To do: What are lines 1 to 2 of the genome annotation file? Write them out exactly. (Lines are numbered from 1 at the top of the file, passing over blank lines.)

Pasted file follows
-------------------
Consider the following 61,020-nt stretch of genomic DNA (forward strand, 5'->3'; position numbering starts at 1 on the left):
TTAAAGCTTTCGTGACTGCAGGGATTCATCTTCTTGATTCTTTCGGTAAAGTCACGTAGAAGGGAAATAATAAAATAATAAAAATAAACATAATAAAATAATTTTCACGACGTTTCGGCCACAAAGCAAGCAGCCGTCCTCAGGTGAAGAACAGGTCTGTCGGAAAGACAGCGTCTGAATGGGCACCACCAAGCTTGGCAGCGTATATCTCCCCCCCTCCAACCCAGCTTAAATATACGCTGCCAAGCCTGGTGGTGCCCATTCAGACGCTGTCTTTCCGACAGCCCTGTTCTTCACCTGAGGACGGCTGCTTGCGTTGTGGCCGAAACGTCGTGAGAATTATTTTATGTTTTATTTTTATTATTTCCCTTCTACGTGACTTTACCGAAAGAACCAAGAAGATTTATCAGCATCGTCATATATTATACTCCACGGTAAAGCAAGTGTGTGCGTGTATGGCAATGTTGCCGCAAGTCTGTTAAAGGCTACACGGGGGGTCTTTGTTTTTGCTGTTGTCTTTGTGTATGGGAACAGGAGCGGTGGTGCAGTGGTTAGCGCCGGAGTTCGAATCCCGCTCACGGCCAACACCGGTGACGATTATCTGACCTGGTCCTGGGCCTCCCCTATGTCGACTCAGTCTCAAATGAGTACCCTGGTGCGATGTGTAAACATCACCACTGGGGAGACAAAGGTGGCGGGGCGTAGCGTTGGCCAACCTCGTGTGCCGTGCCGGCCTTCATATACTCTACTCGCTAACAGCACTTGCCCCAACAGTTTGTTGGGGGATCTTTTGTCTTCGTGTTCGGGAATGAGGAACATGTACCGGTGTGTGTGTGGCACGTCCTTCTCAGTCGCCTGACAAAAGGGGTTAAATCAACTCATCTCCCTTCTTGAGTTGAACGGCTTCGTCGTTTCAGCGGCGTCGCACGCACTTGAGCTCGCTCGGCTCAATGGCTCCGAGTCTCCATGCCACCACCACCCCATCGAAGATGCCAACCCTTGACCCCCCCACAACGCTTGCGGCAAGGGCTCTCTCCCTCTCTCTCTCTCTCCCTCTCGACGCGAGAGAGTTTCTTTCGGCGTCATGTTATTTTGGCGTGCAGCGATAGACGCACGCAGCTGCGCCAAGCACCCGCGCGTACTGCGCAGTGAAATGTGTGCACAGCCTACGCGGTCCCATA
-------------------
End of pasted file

Consider the following 61,020-nt stretch of genomic DNA (forward strand, 5'->3'; position numbering starts at 1 on the left):
TTAAAGCTTTCGTGACTGCAGGGATTCATCTTCTTGATTCTTTCGGTAAAGTCACGTAGAAGGGAAATAATAAAATAATAAAAATAAACATAATAAAATAATTTTCACGACGTTTCGGCCACAAAGCAAGCAGCCGTCCTCAGGTGAAGAACAGGTCTGTCGGAAAGACAGCGTCTGAATGGGCACCACCAAGCTTGGCAGCGTATATCTCCCCCCCTCCAACCCAGCTTAAATATACGCTGCCAAGCCTGGTGGTGCCCATTCAGACGCTGTCTTTCCGACAGCCCTGTTCTTCACCTGAGGACGGCTGCTTGCGTTGTGGCCGAAACGTCGTGAGAATTATTTTATGTTTTATTTTTATTATTTCCCTTCTACGTGACTTTACCGAAAGAACCAAGAAGATTTATCAGCATCGTCATATATTATACTCCACGGTAAAGCAAGTGTGTGCGTGTATGGCAATGTTGCCGCAAGTCTGTTAAAGGCTACACGGGGGGTCTTTGTTTTTGCTGTTGTCTTTGTGTATGGGAACAGGAGCGGTGGTGCAGTGGTTAGCGCCGGAGTTCGAATCCCGCTCACGGCCAACACCGGTGACGATTATCTGACCTGGTCCTGGGCCTCCCCTATGTCGACTCAGTCTCAAATGAGTACCCTGGTGCGATGTGTAAACATCACCACTGGGGAGACAAAGGTGGCGGGGCGTAGCGTTGGCCAACCTCGTGTGCCGTGCCGGCCTTCATATACTCTACTCGCTAACAGCACTTGCCCCAACAGTTTGTTGGGGGATCTTTTGTCTTCGTGTTCGGGAATGAGGAACATGTACCGGTGTGTGTGTGGCACGTCCTTCTCAGTCGCCTGACAAAAGGGGTTAAATCAACTCATCTCCCTTCTTGAGTTGAACGGCTTCGTCGTTTCAGCGGCGTCGCACGCACTTGAGCTCGCTCGGCTCAATGGCTCCGAGTCTCCATGCCACCACCACCCCATCGAAGATGCCAACCCTTGACCCCCCCACAACGCTTGCGGCAAGGGCTCTCTCCCTCTCTCTCTCTCTCCCTCTCGACGCGAGAGAGTTTCTTTCGGCGTCATGTTATTTTGGCGTGCAGCGATAGACGCACGCAGCTGCGCCAAGCACCCGCGCGTACTGCGCAGTGAAATGTGTGCACAGCCTACGCGGTCCCATA